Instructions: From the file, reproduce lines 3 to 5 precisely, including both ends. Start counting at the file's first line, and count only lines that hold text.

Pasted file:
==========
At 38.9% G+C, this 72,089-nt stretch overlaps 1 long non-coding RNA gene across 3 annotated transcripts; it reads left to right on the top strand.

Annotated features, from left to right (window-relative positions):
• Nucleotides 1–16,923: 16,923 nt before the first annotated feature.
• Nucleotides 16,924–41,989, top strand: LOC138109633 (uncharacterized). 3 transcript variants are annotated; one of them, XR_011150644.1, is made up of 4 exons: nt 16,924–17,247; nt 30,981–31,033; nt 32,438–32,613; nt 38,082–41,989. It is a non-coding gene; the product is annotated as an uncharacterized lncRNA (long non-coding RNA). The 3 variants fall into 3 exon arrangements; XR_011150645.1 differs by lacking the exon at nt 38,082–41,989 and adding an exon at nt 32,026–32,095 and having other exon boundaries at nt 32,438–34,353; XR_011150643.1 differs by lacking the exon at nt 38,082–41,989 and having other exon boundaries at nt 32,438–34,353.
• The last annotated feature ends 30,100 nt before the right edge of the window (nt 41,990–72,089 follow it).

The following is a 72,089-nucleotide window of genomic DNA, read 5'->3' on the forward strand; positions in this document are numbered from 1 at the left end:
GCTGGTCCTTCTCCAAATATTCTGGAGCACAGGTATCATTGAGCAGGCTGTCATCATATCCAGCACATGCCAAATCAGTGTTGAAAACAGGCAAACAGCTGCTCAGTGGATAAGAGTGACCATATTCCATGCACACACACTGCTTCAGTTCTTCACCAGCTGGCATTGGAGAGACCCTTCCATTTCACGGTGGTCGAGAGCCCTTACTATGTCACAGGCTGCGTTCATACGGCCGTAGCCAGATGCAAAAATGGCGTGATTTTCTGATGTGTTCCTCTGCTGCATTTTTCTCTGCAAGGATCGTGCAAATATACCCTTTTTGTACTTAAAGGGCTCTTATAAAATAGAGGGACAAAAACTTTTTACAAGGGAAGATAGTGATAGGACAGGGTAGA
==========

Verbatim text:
• Nucleotides 1–16,923: 16,923 nt before the first annotated feature.
• Nucleotides 16,924–41,989, top strand: LOC138109633 (uncharacterized). 3 transcript variants are annotated; one of them, XR_011150644.1, is made up of 4 exons: nt 16,924–17,247; nt 30,981–31,033; nt 32,438–32,613; nt 38,082–41,989. It is a non-coding gene; the product is annotated as an uncharacterized lncRNA (long non-coding RNA). The 3 variants fall into 3 exon arrangements; XR_011150645.1 differs by lacking the exon at nt 38,082–41,989 and adding an exon at nt 32,026–32,095 and having other exon boundaries at nt 32,438–34,353; XR_011150643.1 differs by lacking the exon at nt 38,082–41,989 and having other exon boundaries at nt 32,438–34,353.
• The last annotated feature ends 30,100 nt before the right edge of the window (nt 41,990–72,089 follow it).